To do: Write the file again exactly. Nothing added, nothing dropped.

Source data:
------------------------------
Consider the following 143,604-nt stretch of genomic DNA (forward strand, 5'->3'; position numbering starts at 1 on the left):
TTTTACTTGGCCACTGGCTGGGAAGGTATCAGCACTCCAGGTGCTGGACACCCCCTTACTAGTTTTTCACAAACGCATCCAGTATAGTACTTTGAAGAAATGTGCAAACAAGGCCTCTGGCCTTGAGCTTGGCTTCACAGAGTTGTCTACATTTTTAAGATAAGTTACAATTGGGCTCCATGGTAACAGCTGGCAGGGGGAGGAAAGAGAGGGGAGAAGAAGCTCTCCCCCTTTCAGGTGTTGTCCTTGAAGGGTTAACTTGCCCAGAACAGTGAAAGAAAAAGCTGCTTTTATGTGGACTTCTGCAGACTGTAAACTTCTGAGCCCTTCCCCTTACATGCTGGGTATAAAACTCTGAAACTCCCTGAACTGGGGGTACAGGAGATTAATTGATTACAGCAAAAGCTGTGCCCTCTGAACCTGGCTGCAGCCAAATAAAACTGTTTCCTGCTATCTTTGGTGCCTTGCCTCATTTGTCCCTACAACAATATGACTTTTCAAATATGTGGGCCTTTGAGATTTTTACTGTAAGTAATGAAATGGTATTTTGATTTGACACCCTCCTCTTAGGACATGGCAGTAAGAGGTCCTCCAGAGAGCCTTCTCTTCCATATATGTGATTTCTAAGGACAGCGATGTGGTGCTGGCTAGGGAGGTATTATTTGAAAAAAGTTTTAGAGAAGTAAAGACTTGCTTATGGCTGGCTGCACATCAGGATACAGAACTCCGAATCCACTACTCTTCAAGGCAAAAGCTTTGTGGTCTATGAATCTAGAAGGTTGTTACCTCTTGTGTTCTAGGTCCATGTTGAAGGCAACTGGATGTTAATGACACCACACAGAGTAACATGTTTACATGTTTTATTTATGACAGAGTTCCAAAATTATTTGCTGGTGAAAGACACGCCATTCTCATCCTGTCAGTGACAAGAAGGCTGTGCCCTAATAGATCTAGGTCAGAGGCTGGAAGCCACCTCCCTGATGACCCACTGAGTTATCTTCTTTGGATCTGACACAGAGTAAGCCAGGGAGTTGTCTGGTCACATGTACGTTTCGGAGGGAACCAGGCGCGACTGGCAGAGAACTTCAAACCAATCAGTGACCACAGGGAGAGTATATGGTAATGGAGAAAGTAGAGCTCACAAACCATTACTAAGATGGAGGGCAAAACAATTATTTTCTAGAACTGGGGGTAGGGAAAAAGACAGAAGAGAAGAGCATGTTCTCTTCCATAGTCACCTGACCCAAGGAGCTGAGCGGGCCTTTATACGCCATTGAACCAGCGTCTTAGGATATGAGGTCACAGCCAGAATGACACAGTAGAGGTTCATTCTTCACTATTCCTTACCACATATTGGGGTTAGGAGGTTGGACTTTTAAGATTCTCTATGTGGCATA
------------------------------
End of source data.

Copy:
Consider the following 143,604-nt stretch of genomic DNA (forward strand, 5'->3'; position numbering starts at 1 on the left):
TTTTACTTGGCCACTGGCTGGGAAGGTATCAGCACTCCAGGTGCTGGACACCCCCTTACTAGTTTTTCACAAACGCATCCAGTATAGTACTTTGAAGAAATGTGCAAACAAGGCCTCTGGCCTTGAGCTTGGCTTCACAGAGTTGTCTACATTTTTAAGATAAGTTACAATTGGGCTCCATGGTAACAGCTGGCAGGGGGAGGAAAGAGAGGGGAGAAGAAGCTCTCCCCCTTTCAGGTGTTGTCCTTGAAGGGTTAACTTGCCCAGAACAGTGAAAGAAAAAGCTGCTTTTATGTGGACTTCTGCAGACTGTAAACTTCTGAGCCCTTCCCCTTACATGCTGGGTATAAAACTCTGAAACTCCCTGAACTGGGGGTACAGGAGATTAATTGATTACAGCAAAAGCTGTGCCCTCTGAACCTGGCTGCAGCCAAATAAAACTGTTTCCTGCTATCTTTGGTGCCTTGCCTCATTTGTCCCTACAACAATATGACTTTTCAAATATGTGGGCCTTTGAGATTTTTACTGTAAGTAATGAAATGGTATTTTGATTTGACACCCTCCTCTTAGGACATGGCAGTAAGAGGTCCTCCAGAGAGCCTTCTCTTCCATATATGTGATTTCTAAGGACAGCGATGTGGTGCTGGCTAGGGAGGTATTATTTGAAAAAAGTTTTAGAGAAGTAAAGACTTGCTTATGGCTGGCTGCACATCAGGATACAGAACTCCGAATCCACTACTCTTCAAGGCAAAAGCTTTGTGGTCTATGAATCTAGAAGGTTGTTACCTCTTGTGTTCTAGGTCCATGTTGAAGGCAACTGGATGTTAATGACACCACACAGAGTAACATGTTTACATGTTTTATTTATGACAGAGTTCCAAAATTATTTGCTGGTGAAAGACACGCCATTCTCATCCTGTCAGTGACAAGAAGGCTGTGCCCTAATAGATCTAGGTCAGAGGCTGGAAGCCACCTCCCTGATGACCCACTGAGTTATCTTCTTTGGATCTGACACAGAGTAAGCCAGGGAGTTGTCTGGTCACATGTACGTTTCGGAGGGAACCAGGCGCGACTGGCAGAGAACTTCAAACCAATCAGTGACCACAGGGAGAGTATATGGTAATGGAGAAAGTAGAGCTCACAAACCATTACTAAGATGGAGGGCAAAACAATTATTTTCTAGAACTGGGGGTAGGGAAAAAGACAGAAGAGAAGAGCATGTTCTCTTCCATAGTCACCTGACCCAAGGAGCTGAGCGGGCCTTTATACGCCATTGAACCAGCGTCTTAGGATATGAGGTCACAGCCAGAATGACACAGTAGAGGTTCATTCTTCACTATTCCTTACCACATATTGGGGTTAGGAGGTTGGACTTTTAAGATTCTCTATGTGGCATA